Members of the household in the midst of a family meeting on safety and preparedness issues
Members of the household conducting a family meeting on safety and preparedness issues

We all know how important our children’s safety is, so lets talk about things to discuss with your kids and some important things to do before an emergency.

Be sure to include your children in family discussions and planning for emergency safety. This is very important because they need to feel comfortable in knowing what to do in an emergency situation and it could save their life or even perhaps yours. We’ve all heard those stories on the evening news of a 3-year-old calling 911 and saving a relative from some sort of medical emergency, this is a very real scenario. Is you child ready to make that call? If the answer is no then the easiest way to do this is to role-play with children on what to say when calling Emergency 9-1-1 and what sorts of things would make them need to call and get help. Things such as fire, intruders in your home and medical emergencies if a parent or relative is suddenly sick, injured or non responsive.

Teach your children their basic personal information so they can identify themselves and get help if they become separated from a parent or guardian. Teach children to dial their home telephone number and Emergency 9-1-1. You can also prepare an emergency card with information for each child, including his/her full name, address, phone number, parent’s work number and out-of-state contact. This is ideal for putting in their school back pack so in the event of an emergency they have access to vital information they might not be able to remember due to the stressful situation.

Regularly update your child’s school with current emergency contact information and persons authorized to pick up your child from school an know the policies of the school or daycare center your children attend. Remember to tell your children never to go with someone they don’t know and you need discuss stranger danger with them and what to do.

Role-play with children to help them remain calm in emergencies and to practice basic emergency responses such as Drop, Cover & Hold, evacuation routes and the family’s alternate meeting sites if you are separated in a disaster and cannot return to your home.  Teach children what gas smells like and advise them to tell an adult if they smell gas after an emergency and warn children never to touch wires on poles or lying on the ground.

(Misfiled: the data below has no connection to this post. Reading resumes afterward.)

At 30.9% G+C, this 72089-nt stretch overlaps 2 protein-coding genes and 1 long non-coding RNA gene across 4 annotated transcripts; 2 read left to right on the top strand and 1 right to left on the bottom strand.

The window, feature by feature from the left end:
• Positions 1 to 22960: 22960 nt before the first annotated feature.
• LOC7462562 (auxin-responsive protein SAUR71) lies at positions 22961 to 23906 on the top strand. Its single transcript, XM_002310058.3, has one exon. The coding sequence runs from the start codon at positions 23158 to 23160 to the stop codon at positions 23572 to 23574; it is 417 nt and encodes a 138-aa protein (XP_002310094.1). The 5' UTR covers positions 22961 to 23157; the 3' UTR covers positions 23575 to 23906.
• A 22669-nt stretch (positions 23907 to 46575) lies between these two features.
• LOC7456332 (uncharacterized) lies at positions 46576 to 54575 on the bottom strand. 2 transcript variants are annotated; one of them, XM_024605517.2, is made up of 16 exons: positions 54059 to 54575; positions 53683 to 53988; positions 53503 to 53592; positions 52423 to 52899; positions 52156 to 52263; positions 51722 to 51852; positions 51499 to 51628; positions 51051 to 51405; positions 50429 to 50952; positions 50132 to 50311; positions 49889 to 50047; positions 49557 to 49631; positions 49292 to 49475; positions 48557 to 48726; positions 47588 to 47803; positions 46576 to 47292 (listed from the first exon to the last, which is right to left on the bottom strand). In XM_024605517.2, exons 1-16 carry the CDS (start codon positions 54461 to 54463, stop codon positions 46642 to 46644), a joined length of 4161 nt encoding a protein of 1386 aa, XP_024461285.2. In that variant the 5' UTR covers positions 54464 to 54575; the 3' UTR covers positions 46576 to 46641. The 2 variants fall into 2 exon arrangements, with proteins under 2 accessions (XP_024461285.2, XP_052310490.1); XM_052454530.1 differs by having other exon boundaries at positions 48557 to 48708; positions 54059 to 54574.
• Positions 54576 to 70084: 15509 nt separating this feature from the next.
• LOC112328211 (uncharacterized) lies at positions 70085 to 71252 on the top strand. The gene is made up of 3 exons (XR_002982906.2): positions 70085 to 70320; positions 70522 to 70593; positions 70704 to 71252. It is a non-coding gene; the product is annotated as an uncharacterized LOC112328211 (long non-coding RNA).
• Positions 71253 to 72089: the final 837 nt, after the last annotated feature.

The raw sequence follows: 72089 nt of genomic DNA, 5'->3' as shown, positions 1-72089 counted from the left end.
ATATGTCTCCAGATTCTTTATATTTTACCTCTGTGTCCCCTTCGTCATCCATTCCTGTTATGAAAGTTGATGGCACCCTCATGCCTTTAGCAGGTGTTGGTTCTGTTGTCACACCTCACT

Include a family picture and a favorite toy, game or book for each child in his/her Bug-Out Bag and include a copy of your child’s emergency card and include information on reunification locations and out-of-area contacts, such as grandparents or other relatives.  Provide comfort food and treats for each child in your family disaster supplies kit, this helps them feel a bit more normal in a stressful situation. Keep a recent photo of your children in your Bug-Out Bag in case you get separated in an emergency situation. It’s a lot easier to show a picture rather than trying to describe what you child looks like and for most people it will be easier to remember your child by seeing the picture rather than your desperate description.

So take the time to sit down and make a short list of things you want to discuss with your children, this will help you with the actual discussion and give you a check list so you don’t forget what you want to talk about. Make it fun by having them make their own contact card, they can color or decorate it and they will also be learning their phone number , address and other vital contact info. So go ahead, what are you waiting for, the sooner you start the sooner you’ll feel much better knowing your children are just a bit safer than they were yesterday.

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News Reporter
RSOP is the co-founder & Executive Editor of Radical Survivalism Webzine, as well as a Family Preparedness Consultant with over seven years of personal experience in the self-reliance game. RSOP's many preparedness roles within his own group include team mechanic, head of security, electrician, and project designer/engineer.